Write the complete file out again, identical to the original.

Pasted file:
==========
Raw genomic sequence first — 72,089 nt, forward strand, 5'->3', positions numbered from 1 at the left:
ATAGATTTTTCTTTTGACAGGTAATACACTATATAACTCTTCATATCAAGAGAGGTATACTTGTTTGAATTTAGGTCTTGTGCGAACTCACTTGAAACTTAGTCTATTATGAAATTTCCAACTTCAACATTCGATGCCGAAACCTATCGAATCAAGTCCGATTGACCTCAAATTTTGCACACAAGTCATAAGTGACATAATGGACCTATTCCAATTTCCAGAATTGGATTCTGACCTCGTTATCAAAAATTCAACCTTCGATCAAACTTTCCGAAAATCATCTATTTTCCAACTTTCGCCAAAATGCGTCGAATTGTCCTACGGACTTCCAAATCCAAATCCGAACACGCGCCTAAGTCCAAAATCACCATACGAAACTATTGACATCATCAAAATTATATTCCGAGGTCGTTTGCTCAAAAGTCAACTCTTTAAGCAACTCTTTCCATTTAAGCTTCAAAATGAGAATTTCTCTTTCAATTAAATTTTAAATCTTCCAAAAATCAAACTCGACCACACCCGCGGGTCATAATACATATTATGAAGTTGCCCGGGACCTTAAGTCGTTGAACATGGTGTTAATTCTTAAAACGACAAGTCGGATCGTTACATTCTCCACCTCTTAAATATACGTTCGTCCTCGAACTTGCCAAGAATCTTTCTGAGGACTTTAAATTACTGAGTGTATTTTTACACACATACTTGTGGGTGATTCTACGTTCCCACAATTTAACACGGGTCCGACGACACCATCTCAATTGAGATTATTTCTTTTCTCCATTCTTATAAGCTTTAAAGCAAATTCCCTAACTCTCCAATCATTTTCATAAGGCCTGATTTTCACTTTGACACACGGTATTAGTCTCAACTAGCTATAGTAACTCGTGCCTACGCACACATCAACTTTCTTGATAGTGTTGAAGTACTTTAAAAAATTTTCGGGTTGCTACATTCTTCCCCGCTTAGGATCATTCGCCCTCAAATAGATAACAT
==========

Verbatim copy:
Raw genomic sequence first — 72,089 nt, forward strand, 5'->3', positions numbered from 1 at the left:
ATAGATTTTTCTTTTGACAGGTAATACACTATATAACTCTTCATATCAAGAGAGGTATACTTGTTTGAATTTAGGTCTTGTGCGAACTCACTTGAAACTTAGTCTATTATGAAATTTCCAACTTCAACATTCGATGCCGAAACCTATCGAATCAAGTCCGATTGACCTCAAATTTTGCACACAAGTCATAAGTGACATAATGGACCTATTCCAATTTCCAGAATTGGATTCTGACCTCGTTATCAAAAATTCAACCTTCGATCAAACTTTCCGAAAATCATCTATTTTCCAACTTTCGCCAAAATGCGTCGAATTGTCCTACGGACTTCCAAATCCAAATCCGAACACGCGCCTAAGTCCAAAATCACCATACGAAACTATTGACATCATCAAAATTATATTCCGAGGTCGTTTGCTCAAAAGTCAACTCTTTAAGCAACTCTTTCCATTTAAGCTTCAAAATGAGAATTTCTCTTTCAATTAAATTTTAAATCTTCCAAAAATCAAACTCGACCACACCCGCGGGTCATAATACATATTATGAAGTTGCCCGGGACCTTAAGTCGTTGAACATGGTGTTAATTCTTAAAACGACAAGTCGGATCGTTACATTCTCCACCTCTTAAATATACGTTCGTCCTCGAACTTGCCAAGAATCTTTCTGAGGACTTTAAATTACTGAGTGTATTTTTACACACATACTTGTGGGTGATTCTACGTTCCCACAATTTAACACGGGTCCGACGACACCATCTCAATTGAGATTATTTCTTTTCTCCATTCTTATAAGCTTTAAAGCAAATTCCCTAACTCTCCAATCATTTTCATAAGGCCTGATTTTCACTTTGACACACGGTATTAGTCTCAACTAGCTATAGTAACTCGTGCCTACGCACACATCAACTTTCTTGATAGTGTTGAAGTACTTTAAAAAATTTTCGGGTTGCTACATTCTTCCCCGCTTAGGATCATTCGCCCTCAAATAGATAACAT